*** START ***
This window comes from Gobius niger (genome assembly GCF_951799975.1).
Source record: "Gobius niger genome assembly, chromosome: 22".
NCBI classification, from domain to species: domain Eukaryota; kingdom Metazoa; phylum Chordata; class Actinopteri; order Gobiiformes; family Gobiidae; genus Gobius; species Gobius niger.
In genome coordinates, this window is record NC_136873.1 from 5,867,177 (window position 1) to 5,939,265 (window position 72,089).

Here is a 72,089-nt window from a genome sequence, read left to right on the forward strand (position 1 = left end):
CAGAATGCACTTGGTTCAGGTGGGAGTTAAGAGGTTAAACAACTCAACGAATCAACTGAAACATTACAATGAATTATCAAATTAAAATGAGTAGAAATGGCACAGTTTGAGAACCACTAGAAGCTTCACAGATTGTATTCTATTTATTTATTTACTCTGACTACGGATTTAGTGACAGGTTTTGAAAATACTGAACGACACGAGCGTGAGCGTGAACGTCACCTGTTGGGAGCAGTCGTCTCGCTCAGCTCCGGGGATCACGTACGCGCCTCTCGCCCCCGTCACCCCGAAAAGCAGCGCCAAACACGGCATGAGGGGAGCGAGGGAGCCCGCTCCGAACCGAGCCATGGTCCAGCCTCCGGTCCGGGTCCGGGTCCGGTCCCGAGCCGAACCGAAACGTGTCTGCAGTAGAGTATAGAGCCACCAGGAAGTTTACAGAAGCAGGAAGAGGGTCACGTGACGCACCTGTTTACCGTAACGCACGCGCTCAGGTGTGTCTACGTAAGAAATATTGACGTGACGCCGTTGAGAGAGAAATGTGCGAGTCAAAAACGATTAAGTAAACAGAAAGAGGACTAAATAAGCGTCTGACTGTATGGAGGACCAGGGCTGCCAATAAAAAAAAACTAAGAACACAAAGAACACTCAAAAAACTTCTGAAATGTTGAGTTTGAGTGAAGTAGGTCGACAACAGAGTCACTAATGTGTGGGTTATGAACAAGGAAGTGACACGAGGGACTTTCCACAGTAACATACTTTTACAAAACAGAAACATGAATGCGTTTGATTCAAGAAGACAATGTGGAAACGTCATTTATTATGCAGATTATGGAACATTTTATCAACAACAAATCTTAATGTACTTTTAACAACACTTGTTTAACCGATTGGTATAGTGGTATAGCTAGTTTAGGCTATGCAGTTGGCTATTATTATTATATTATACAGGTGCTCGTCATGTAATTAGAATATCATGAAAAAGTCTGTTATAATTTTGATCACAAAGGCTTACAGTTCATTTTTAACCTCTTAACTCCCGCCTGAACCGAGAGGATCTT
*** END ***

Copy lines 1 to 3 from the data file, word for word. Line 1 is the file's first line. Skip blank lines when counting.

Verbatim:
This window comes from Gobius niger (genome assembly GCF_951799975.1).
Source record: "Gobius niger genome assembly, chromosome: 22".
NCBI classification, from domain to species: domain Eukaryota; kingdom Metazoa; phylum Chordata; class Actinopteri; order Gobiiformes; family Gobiidae; genus Gobius; species Gobius niger.